For the most part, with the charm and bombast fans tune in for week after week.
To the series' benefit, writer Marguerite Bennett concentrates on Ichabod and Abbie, and resists the temptation to trot through as many corners, spiritual dimensions and eras of Sleepy Hollow as she can within the 22 pages she's allotted per issue. The heroes have their witchy first story to themselves, and only briefly share their second issue's outing against an evil tree with supporting characters.
Fans might feel the absence of Colonial America flashbacks and the broader cast of Moloch, Andy, Hessians, the Horseman and Henry, who literally phones in a cameo. Then there's Katrina who, much like in the show, appears only momentarily to deliver exposition and a dire warning. But Bennett's focused narrative keeps "Sleepy Hollow" light on its feet, while still giving the duo who make up the warm heart of the series' mythos time to breathe, quip and connect.
And while Bennett provides the right voice to the mannered Ichabod and bemused Abbie, artist Jorge Coelho captures their world with the eye of a fan. He and colorist Tamra Bonvillain shade the panels with thick, inky lines and cross-hatching, so that deep shadows are constantly and fittingly lurking in and around the cursed citizens of Sleepy Hollow. At the same time, Bonvillain fills out the rest of the pages with alternating atmospheric and bombastic color palettes that capture the story's dual-tone, and enliven the comic with an energy both vibrant and authentic.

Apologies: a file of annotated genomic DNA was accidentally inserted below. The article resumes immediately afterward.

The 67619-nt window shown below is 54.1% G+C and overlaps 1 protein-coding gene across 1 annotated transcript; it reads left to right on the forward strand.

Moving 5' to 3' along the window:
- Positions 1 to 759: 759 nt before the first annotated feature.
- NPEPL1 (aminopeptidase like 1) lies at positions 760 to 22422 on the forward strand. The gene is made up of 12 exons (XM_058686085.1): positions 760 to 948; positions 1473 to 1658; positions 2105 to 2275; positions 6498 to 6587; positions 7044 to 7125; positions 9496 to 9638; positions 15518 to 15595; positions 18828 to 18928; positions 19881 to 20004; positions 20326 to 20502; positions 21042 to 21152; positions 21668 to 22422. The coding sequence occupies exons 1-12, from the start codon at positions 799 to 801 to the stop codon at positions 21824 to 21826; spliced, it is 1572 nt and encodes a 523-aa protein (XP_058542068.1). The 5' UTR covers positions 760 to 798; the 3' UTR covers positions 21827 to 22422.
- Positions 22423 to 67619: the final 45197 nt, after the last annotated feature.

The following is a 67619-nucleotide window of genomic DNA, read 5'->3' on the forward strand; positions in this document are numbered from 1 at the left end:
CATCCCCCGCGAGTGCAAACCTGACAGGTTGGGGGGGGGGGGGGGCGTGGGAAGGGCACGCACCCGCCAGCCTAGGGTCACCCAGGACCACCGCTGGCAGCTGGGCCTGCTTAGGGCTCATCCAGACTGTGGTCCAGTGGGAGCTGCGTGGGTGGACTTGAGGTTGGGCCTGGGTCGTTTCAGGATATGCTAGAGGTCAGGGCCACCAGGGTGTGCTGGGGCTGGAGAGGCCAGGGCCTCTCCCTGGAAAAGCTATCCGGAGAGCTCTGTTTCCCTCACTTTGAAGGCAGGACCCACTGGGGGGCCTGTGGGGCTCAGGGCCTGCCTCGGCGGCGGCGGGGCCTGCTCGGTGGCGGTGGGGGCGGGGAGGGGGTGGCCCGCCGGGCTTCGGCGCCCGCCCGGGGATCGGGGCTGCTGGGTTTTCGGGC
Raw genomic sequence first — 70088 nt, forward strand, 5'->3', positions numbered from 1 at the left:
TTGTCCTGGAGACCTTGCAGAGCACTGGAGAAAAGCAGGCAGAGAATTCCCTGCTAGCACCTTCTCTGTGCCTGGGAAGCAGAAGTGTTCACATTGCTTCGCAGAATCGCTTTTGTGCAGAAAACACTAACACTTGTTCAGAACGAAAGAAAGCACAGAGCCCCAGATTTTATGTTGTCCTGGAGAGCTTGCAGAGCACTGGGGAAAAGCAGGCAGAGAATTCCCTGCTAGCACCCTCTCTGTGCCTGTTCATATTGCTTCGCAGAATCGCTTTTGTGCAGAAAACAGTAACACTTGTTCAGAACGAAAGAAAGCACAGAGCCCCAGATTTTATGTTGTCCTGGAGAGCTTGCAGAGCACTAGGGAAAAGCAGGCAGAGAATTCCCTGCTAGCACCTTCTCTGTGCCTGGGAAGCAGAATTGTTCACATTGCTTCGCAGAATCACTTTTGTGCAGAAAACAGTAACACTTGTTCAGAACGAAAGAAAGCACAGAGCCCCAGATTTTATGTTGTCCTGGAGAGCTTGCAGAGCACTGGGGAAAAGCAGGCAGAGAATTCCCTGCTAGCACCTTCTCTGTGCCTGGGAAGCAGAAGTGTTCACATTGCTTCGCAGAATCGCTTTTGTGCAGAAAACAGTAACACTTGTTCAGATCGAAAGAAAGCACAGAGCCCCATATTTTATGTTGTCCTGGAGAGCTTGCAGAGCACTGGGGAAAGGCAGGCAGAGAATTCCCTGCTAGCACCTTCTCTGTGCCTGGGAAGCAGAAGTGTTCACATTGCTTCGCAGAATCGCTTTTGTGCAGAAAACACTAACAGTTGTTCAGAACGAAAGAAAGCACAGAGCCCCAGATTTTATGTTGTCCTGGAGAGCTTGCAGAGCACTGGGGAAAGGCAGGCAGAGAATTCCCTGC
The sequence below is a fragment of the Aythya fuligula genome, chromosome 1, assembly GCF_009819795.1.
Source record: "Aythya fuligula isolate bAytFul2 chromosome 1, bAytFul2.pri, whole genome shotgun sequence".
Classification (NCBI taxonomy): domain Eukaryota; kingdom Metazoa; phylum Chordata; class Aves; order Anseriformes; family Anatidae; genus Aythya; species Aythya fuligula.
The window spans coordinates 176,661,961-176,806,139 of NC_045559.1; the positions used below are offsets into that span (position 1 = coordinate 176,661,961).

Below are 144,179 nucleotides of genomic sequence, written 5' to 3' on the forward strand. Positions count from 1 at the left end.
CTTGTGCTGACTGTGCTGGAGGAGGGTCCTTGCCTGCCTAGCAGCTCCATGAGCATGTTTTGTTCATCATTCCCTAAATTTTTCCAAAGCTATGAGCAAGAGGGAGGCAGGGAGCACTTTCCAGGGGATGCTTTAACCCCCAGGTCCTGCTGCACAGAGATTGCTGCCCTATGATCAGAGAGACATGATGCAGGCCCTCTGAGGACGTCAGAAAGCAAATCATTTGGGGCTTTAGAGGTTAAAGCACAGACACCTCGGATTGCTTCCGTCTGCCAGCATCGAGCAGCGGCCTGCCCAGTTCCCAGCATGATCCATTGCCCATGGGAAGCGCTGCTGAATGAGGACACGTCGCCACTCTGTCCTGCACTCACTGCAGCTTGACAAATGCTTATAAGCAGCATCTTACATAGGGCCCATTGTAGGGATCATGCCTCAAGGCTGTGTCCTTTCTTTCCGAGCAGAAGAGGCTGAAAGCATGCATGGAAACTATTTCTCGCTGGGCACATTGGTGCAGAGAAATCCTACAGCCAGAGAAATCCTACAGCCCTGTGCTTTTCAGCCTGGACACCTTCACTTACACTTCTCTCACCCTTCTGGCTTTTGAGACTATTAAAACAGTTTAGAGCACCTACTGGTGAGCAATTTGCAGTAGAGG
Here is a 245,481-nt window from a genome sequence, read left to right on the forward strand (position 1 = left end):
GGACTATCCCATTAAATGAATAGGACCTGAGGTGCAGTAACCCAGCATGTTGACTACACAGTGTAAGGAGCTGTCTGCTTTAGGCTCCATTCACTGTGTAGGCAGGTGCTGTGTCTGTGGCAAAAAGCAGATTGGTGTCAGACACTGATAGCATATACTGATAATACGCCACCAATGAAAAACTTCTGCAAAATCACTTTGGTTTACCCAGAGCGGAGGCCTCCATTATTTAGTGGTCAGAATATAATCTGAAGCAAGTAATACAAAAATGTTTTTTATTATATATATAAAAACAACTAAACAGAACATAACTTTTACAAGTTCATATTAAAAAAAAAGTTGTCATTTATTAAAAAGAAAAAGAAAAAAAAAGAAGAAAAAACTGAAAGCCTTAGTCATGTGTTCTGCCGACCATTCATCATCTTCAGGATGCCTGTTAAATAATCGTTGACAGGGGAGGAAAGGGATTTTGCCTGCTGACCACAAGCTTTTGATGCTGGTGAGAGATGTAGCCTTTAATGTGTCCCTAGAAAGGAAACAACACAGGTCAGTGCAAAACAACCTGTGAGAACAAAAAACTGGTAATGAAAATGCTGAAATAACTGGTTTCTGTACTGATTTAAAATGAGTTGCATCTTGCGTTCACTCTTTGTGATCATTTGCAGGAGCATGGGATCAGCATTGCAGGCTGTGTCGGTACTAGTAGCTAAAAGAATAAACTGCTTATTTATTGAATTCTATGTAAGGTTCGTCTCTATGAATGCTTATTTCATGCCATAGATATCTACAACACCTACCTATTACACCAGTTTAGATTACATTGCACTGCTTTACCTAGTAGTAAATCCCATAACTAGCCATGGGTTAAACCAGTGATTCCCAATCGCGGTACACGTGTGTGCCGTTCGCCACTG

Speaking of bombastic, as a comic, "Sleepy Hollow" enjoys an infinite "budget" that frees Bennett and Coelho to pull off bigger, louder set-pieces than the show's limited resources can often achieve. In the same issue, a dump truck flips over-end and crashes in a fiery wreck, and a lightning bolt electrocutes a coven of undead witches in the Hudson River. Even when the action dials down in the second issue (a haunted tree doesn't exactly scream blockbuster), Bonvillain's bold coloring heightens the excitement to a surreal level beyond the reach of the show's realism.
After the dust settles on another victory against evil, don't skip writer/artist Noelle Stevenson's two-page back-up stories at the end of each issue. The up-and-coming comics star distills the very best of "Sleepy Hollow" — Ichabod's bewilderment, his friendship with Abbie and the dark yet delightful non-sequitors that fill their lives — into light post-scripts that make you wish she could headline a tie-in of her own. (If you enjoy her humor, you might like the on-going series she co-writes, "Lumberjanes.")
You might find issues of "Sleepy Hollow" at your local comic book store, or you can buy a digital copy through boom-studios.com. "Sleepy Hollow" is only scheduled to run for four issues, which means its mid-January installment marks the comic's conclusion. At least by then, "Sleepy Hollow" the show will be back from its winter hiatus.
— Michael McFall